Monday, March 1, 2021


Gioia visits county library


California Poet Laureate Dana Gioia visited the main branch of the Colusa County Free Library last week, and was welcomed by a crowd of about 20 people.

Among other things, Gioia spoke about his upbringing and his experiences as the chairman of the National Endowment for the Arts, read from a diverse selection of poetry, and explained his aim as the state’s poet laureate: to bring poetry to everybody in the state, rather than just the already poetically inclined.

The final point in particular resonated with Roberta James, who was one of the 20 people in attendance last Thursday.

“I thought it was wonderful that he wanted to go around to all the counties of California. As an educator, I think it was an excellent approach to bringing poetry to everyone, rather than just people who enjoy poetry,” James said.

While the assemblage was lacking in numbers, those in attendance were impressed, both by Gioia’s personality and his artistic ability.

“When he spoke, he was magical,” said Friend of the Library Cynthia White.

Pam DaGrosa, also a member of Friends of the Colusa County Library, described the evening as terrific. She said that she was particularly impressed with the variety of poetry that Gioia read.

“The variety of poems that he read were wonderful in their diversity — from funny to serious to thought provoking to romantic… I can’t remember what the name of the poem was, but I really loved his poem told from the perspective of the cat, Fred – I like a little comedy in my poems, and I thought it was hysterical. It was beautiful too, but mostly hysterical.”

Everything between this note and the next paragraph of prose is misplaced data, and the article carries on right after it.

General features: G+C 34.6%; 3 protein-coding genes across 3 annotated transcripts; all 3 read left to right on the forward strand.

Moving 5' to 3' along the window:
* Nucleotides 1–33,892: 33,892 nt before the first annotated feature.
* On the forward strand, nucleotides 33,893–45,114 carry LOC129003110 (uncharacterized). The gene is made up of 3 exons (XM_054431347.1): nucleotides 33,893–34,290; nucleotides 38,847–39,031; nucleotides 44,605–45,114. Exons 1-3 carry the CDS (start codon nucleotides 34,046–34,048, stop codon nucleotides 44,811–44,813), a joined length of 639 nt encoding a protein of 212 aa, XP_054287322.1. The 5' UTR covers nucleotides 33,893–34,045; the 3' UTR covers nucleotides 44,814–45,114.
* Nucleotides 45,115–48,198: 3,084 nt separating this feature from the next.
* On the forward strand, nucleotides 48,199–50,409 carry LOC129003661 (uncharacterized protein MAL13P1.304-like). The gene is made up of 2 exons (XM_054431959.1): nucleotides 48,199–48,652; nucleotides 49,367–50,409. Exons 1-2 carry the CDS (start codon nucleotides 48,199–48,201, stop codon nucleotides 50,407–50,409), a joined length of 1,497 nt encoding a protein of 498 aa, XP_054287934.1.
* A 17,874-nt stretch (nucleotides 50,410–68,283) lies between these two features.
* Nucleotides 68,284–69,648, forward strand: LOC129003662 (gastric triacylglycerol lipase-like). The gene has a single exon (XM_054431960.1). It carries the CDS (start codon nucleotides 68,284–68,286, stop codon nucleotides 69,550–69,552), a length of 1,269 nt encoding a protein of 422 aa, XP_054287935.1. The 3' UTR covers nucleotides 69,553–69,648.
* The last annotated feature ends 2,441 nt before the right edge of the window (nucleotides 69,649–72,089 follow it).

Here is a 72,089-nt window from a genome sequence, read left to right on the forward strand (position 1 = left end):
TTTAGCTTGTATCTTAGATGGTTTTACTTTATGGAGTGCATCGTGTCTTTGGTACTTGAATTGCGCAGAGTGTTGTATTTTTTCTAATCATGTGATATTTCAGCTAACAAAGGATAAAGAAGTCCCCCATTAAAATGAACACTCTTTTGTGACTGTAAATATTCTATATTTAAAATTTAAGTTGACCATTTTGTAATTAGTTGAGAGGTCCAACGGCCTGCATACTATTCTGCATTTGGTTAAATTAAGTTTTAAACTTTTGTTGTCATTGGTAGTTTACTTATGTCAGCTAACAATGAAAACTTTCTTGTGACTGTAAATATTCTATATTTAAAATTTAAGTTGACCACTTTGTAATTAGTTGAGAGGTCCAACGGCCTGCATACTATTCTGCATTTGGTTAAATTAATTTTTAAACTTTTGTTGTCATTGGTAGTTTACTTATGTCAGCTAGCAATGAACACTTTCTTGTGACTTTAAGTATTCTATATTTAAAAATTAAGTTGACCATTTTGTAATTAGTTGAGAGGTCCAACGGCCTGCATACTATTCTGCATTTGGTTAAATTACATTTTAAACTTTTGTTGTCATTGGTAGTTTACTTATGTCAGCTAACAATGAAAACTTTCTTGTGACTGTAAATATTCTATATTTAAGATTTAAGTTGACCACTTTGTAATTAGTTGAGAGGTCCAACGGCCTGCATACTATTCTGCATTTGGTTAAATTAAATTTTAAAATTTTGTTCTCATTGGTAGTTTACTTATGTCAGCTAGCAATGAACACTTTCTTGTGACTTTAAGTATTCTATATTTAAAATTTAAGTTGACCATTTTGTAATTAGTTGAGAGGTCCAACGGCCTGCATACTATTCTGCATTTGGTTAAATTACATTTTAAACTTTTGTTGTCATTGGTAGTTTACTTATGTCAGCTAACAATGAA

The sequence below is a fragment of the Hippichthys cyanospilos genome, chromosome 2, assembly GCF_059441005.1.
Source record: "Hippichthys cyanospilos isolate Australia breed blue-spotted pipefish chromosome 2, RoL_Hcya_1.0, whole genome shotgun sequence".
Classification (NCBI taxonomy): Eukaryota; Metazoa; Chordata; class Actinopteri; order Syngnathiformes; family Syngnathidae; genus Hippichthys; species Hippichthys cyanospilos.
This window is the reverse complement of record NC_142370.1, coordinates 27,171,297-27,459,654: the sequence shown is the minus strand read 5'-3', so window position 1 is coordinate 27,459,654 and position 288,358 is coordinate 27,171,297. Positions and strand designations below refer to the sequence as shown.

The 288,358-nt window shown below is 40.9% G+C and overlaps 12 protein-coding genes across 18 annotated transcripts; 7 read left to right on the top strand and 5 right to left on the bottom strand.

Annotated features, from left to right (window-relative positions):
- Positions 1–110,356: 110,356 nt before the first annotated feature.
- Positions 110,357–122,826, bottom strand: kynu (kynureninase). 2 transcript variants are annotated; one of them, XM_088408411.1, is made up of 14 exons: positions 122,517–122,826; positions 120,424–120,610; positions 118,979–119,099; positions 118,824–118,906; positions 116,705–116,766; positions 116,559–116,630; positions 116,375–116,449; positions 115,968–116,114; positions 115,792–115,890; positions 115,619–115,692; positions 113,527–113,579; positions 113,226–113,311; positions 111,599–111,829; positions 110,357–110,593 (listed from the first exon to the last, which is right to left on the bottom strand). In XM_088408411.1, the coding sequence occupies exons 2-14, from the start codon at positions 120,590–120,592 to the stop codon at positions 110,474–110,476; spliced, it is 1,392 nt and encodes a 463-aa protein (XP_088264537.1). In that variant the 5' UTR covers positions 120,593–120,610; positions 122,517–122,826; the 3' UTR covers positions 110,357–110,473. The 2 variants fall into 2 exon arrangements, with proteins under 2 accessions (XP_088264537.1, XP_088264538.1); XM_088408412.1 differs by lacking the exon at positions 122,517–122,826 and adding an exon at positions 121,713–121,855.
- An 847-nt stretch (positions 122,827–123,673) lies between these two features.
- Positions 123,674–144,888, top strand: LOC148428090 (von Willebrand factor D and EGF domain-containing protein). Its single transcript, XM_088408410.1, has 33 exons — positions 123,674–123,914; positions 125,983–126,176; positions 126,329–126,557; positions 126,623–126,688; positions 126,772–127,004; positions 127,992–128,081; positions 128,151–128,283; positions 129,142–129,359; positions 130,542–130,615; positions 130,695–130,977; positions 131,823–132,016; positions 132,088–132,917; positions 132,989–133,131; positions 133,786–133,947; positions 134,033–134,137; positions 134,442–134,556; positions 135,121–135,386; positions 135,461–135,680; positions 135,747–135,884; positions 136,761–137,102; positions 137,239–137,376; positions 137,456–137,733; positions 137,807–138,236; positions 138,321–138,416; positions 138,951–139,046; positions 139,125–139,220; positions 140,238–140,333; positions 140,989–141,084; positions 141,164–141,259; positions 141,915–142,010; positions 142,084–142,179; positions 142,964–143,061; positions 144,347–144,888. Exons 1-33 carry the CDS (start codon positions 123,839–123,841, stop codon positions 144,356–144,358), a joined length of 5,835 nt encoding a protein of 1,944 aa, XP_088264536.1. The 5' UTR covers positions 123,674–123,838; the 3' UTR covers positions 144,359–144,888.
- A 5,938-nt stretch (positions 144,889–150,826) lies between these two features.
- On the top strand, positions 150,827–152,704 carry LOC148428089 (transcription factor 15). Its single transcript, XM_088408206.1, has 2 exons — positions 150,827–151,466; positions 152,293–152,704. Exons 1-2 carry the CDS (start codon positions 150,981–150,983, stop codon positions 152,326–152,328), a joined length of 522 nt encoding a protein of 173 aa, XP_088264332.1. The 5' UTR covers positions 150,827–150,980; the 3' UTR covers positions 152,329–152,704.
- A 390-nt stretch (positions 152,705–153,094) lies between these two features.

That poem, titled “Alley Cat Love Song,” offered a comical take on the high-romantic style of poets such as Lord Alfred Tennyson.

“That’s good stuff! The problem is, working in an office, I didn’t have much occasion to write poetry in the high tragic romantic vein. But then I sort of came across a sort of doomed love affair, and I thought somebody should write a poem about it,” Gioia explained. “A friend of mine had a sort of superannuated orange tabby cat named Fred, and she decided to sort of brighten up his twilight years, and brought him home a child bride. It was a sort of unusual May-December marriage, because the young cat was completely smitten with Fred, but it proved too late in December for Fred to reciprocate… And so I wrote her this poem.”

In addition to showing his comedic side, Gioia’s works included poems that were touching, somber, and nostalgic. The selection from which Gioia also included a poem that dealt with the loss of his son to sudden infant death syndrome, the secret language between longtime lovers, and much more.

“Colusa is very fortunate that he visited,” DaGrosa said. “Hopefully, he will be able to come back so he can reach more people in the community.” ■

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